From the Aug. 2009 Issue
Everyone knows the old adage, “Location, Location, Location.” These are the three most important words in real estate. In the tax and accounting profession, I believe the adage should be, “Workflow, Workflow, Workflow.” Just last month, Randy Johnston and I completed a two-hour workflow webcast for more than 600 attendees (“What Does Workflow Automation Mean to Your Firm?” www.CPATechAdvisor.com/webcasts/archives). One of our polling questions asked whether firms had a written workflow plan for each of their services. Less than 18 percent of the attendees answered “Yes” to having a plan in place.
It is my belief that there are few things firms can do more important than developing and documenting a workflow plan. Such a plan should include a list of each of the services provided, a detailed description of each service and the workflow process the firm plans to implement to support each service. Take note that I state, “plans to implement.” Many firms think they have processes in place, but a process isn’t a process until it is documented and communicated to all staff.
As you start to document processes, it is important to investigate available technologies that can help your firm implement the most efficient workflow procedures. I have had many firms ask me over the years how I acquired a vast knowledge of the many solutions available in the marketplace. The answer is simple, and yet it requires a great deal of effort.
Over my many years in practice, I have consistently read The CPA Technology Advisor, attended multiple conferences around the country, and talked to numerous practitioners to progressively build a sound understanding of available technologies and how to leverage them in my practice. Each year, I commit to developing a plan to implement one, two, even three new technologies to improve the overall efficiency of my firm.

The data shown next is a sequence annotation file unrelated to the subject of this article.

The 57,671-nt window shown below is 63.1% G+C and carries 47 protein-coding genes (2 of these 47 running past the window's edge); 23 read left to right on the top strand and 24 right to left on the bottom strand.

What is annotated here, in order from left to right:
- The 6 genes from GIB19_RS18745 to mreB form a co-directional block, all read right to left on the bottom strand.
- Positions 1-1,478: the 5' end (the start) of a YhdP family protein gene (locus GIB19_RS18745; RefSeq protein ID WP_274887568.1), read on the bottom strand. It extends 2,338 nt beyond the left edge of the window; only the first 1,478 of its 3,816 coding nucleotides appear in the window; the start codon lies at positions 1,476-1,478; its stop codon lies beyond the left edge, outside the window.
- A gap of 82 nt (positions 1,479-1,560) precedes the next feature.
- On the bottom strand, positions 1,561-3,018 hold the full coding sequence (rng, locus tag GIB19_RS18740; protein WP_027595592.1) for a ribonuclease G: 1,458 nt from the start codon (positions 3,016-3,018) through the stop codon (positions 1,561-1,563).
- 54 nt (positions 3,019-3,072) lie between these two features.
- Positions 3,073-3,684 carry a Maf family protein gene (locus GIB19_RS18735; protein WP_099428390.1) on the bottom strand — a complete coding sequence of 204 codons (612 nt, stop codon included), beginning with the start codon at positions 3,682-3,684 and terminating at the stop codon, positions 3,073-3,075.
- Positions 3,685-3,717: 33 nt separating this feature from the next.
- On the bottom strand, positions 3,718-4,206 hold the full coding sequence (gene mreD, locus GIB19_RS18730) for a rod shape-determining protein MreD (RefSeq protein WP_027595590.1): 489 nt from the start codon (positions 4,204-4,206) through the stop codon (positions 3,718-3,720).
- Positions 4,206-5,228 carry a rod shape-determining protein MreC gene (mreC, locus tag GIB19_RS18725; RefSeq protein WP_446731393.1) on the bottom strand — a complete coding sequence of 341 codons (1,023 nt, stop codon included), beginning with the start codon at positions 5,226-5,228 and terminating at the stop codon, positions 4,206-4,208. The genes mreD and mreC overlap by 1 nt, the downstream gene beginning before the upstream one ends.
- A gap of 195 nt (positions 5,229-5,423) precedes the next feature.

A critical component to an efficient workflow is to be flexible in your thinking and design, while being rigid in your delivery. What I mean by this is that you must be open-minded to change while thinking through the design of your workflow. Then, once you are ready to implement, your delivery method must be structured and followed through to the letter.
Another key component to workflow efficiency is to annually revisit your existing workflow processes to ensure they are still relevant. Remember, any given process, no matter how advanced, is only one technology cycle away from becoming irrelevant. As such, firm leaders need to consistently research new technologies and ask the following questions: Should I implement this new technology? Will this new technology improve my existing processes? If the answer to either question is “Yes,” then the time has come for a workflow upgrade.
If you wish to increase profits and maintain a better work/life balance, it is imperative that you take the time to review and improve your workflow processes. This requires an ample level of dedication and effort, but ultimately the result is an enormous return on investment. I continue to spend a lot of time working on my firm’s workflow. In fact, I recently spent three days working on an improved workflow plan for RootWorks, the consulting arm of my firm that is focused on increasing profitability and enhancing work/life balance for tax and accounting firms.
The bottom line is that if I expect to achieve an acceptable balance between my personal life and work, I must refine my firm’s workflow on an ongoing basis. I’ve heard it said that a firm (or a team) is only as strong as its weakest link. I believe that a firm is only as strong as the workflow processes that support it.